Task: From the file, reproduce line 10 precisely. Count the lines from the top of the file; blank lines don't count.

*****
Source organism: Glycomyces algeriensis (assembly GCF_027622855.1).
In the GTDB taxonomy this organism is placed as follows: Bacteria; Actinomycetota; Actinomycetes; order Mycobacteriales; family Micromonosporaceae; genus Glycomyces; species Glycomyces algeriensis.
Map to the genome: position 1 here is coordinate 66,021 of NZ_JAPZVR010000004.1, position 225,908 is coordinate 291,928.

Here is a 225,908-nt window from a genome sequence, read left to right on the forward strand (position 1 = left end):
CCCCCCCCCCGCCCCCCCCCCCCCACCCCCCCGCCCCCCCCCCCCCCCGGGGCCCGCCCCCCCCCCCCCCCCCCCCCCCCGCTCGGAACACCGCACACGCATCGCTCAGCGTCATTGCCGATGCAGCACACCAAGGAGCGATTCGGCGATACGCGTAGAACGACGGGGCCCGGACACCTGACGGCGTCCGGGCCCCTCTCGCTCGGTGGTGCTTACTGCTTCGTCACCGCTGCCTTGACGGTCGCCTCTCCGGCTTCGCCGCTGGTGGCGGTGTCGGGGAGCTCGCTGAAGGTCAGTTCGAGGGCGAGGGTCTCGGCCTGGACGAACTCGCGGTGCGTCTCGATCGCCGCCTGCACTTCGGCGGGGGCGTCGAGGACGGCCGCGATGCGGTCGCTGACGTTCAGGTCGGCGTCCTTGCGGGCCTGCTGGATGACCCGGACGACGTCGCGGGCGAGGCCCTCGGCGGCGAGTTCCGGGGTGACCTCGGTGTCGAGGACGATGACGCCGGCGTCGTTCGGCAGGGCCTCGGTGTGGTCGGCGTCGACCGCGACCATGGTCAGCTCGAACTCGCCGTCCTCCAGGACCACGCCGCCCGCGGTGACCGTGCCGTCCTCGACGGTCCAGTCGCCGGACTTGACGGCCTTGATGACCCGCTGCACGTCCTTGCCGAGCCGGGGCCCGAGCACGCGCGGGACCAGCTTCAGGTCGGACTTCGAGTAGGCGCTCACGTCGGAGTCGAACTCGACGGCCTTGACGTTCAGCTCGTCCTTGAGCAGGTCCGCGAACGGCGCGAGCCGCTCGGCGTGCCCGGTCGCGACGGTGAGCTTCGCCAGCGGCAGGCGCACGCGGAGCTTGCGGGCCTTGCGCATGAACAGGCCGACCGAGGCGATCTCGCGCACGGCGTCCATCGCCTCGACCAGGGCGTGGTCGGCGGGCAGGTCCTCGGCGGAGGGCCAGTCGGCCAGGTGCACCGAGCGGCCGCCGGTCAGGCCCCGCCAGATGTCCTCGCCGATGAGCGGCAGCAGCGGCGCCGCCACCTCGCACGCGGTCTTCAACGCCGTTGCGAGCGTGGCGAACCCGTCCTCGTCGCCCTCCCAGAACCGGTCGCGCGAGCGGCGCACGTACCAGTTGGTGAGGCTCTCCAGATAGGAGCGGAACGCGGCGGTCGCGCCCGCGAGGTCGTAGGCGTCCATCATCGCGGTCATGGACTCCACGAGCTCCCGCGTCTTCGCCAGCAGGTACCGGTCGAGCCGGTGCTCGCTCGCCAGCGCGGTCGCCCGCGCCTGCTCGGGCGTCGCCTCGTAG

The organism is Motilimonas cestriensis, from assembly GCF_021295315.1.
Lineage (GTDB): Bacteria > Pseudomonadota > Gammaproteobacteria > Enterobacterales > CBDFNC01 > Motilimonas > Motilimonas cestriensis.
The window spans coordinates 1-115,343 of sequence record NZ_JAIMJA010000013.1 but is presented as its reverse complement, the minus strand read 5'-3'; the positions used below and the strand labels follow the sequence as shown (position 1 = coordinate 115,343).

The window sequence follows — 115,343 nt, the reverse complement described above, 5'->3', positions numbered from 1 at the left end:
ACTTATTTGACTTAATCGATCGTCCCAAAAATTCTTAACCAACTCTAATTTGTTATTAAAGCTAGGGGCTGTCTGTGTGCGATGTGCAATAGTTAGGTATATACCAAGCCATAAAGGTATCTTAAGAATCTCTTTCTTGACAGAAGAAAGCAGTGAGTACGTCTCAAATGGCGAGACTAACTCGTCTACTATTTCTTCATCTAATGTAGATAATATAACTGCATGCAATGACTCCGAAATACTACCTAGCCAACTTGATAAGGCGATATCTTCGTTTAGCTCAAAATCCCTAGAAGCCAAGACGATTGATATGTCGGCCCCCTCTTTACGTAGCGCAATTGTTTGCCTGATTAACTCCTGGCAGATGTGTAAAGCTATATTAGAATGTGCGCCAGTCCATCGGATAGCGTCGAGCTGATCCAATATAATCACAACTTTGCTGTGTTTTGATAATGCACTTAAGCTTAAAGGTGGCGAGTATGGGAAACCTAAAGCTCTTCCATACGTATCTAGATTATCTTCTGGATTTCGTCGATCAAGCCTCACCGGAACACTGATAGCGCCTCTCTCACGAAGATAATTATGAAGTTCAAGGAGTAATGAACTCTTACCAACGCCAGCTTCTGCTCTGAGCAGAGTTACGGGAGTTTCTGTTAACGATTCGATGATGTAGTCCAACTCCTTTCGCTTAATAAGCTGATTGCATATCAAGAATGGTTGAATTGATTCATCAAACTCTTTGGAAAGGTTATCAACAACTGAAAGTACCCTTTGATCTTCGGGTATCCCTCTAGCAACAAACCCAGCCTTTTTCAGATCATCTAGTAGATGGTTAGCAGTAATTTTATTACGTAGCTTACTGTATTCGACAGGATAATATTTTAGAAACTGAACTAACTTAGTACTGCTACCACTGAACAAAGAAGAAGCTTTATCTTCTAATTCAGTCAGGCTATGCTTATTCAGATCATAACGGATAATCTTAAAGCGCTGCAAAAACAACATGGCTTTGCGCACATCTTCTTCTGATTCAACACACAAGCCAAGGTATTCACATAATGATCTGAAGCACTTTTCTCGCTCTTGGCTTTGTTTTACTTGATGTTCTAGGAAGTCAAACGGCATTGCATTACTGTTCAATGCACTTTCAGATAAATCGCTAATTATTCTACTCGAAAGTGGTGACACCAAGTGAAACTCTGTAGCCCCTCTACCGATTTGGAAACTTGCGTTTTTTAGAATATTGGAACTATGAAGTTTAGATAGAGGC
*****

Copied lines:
ACTTATTTGACTTAATCGATCGTCCCAAAAATTCTTAACCAACTCTAATTTGTTATTAAAGCTAGGGGCTGTCTGTGTGCGATGTGCAATAGTTAGGTATATACCAAGCCATAAAGGTATCTTAAGAATCTCTTTCTTGACAGAAGAAAGCAGTGAGTACGTCTCAAATGGCGAGACTAACTCGTCTACTATTTCTTCATCTAATGTAGATAATATAACTGCATGCAATGACTCCGAAATACTACCTAGCCAACTTGATAAGGCGATATCTTCGTTTAGCTCAAAATCCCTAGAAGCCAAGACGATTGATATGTCGGCCCCCTCTTTACGTAGCGCAATTGTTTGCCTGATTAACTCCTGGCAGATGTGTAAAGCTATATTAGAATGTGCGCCAGTCCATCGGATAGCGTCGAGCTGATCCAATATAATCACAACTTTGCTGTGTTTTGATAATGCACTTAAGCTTAAAGGTGGCGAGTATGGGAAACCTAAAGCTCTTCCATACGTATCTAGATTATCTTCTGGATTTCGTCGATCAAGCCTCACCGGAACACTGATAGCGCCTCTCTCACGAAGATAATTATGAAGTTCAAGGAGTAATGAACTCTTACCAACGCCAGCTTCTGCTCTGAGCAGAGTTACGGGAGTTTCTGTTAACGATTCGATGATGTAGTCCAACTCCTTTCGCTTAATAAGCTGATTGCATATCAAGAATGGTTGAATTGATTCATCAAACTCTTTGGAAAGGTTATCAACAACTGAAAGTACCCTTTGATCTTCGGGTATCCCTCTAGCAACAAACCCAGCCTTTTTCAGATCATCTAGTAGATGGTTAGCAGTAATTTTATTACGTAGCTTACTGTATTCGACAGGATAATATTTTAGAAACTGAACTAACTTAGTACTGCTACCACTGAACAAAGAAGAAGCTTTATCTTCTAATTCAGTCAGGCTATGCTTATTCAGATCATAACGGATAATCTTAAAGCGCTGCAAAAACAACATGGCTTTGCGCACATCTTCTTCTGATTCAACACACAAGCCAAGGTATTCACATAATGATCTGAAGCACTTTTCTCGCTCTTGGCTTTGTTTTACTTGATGTTCTAGGAAGTCAAACGGCATTGCATTACTGTTCAATGCACTTTCAGATAAATCGCTAATTATTCTACTCGAAAGTGGTGACACCAAGTGAAACTCTGTAGCCCCTCTACCGATTTGGAAACTTGCGTTTTTTAGAATATTGGAACTATGAAGTTTAGATAGAGGC